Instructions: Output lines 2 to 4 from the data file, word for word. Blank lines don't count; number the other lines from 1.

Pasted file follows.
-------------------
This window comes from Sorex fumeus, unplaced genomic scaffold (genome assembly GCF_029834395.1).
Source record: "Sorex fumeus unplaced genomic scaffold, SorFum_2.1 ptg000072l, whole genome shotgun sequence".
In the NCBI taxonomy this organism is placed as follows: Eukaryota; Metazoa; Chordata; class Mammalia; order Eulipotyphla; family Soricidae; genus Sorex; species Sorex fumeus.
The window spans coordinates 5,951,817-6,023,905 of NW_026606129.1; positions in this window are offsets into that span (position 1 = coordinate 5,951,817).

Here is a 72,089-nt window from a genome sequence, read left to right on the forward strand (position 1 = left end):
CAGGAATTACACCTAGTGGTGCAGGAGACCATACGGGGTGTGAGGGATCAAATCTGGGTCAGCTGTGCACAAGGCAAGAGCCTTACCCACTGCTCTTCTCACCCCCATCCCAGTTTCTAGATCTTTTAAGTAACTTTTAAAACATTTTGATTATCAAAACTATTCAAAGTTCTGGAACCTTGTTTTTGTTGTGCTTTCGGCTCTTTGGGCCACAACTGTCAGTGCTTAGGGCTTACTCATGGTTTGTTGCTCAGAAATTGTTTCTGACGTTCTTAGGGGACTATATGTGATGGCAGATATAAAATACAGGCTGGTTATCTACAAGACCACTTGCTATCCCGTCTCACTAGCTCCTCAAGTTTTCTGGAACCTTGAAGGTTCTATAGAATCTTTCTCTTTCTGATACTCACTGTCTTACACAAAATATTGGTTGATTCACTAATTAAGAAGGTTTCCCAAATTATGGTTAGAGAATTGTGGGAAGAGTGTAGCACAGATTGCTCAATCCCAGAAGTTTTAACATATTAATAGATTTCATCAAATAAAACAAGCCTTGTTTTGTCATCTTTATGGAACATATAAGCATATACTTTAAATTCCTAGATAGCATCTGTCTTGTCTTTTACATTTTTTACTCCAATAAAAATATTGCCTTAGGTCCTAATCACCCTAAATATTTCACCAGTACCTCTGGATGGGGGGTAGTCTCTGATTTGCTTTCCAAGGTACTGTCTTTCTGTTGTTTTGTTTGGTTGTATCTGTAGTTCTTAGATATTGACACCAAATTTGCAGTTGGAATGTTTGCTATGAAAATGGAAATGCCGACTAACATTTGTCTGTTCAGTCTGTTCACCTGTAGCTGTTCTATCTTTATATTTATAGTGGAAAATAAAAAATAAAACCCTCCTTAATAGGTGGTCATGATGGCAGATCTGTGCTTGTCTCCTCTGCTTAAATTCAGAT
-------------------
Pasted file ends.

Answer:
Source record: "Sorex fumeus unplaced genomic scaffold, SorFum_2.1 ptg000072l, whole genome shotgun sequence".
In the NCBI taxonomy this organism is placed as follows: Eukaryota; Metazoa; Chordata; class Mammalia; order Eulipotyphla; family Soricidae; genus Sorex; species Sorex fumeus.
The window spans coordinates 5,951,817-6,023,905 of NW_026606129.1; positions in this window are offsets into that span (position 1 = coordinate 5,951,817).